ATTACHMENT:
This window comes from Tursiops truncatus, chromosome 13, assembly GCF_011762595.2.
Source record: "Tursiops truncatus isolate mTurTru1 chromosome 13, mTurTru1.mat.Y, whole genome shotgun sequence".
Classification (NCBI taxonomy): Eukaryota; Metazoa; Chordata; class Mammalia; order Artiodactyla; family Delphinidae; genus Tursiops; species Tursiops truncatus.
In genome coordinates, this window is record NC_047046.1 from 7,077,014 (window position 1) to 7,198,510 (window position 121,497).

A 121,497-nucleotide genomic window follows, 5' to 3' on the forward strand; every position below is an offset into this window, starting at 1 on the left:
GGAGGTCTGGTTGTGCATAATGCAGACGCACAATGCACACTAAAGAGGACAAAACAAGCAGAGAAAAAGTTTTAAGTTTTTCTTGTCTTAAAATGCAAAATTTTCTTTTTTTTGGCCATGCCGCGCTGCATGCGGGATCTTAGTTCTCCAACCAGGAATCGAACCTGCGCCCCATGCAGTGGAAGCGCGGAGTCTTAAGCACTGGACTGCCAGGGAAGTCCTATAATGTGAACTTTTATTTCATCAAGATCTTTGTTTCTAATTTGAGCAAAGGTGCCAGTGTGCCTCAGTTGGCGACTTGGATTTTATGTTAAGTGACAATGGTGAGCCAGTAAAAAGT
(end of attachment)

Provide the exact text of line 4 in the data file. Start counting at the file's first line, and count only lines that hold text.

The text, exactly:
In genome coordinates, this window is record NC_047046.1 from 7,077,014 (window position 1) to 7,198,510 (window position 121,497).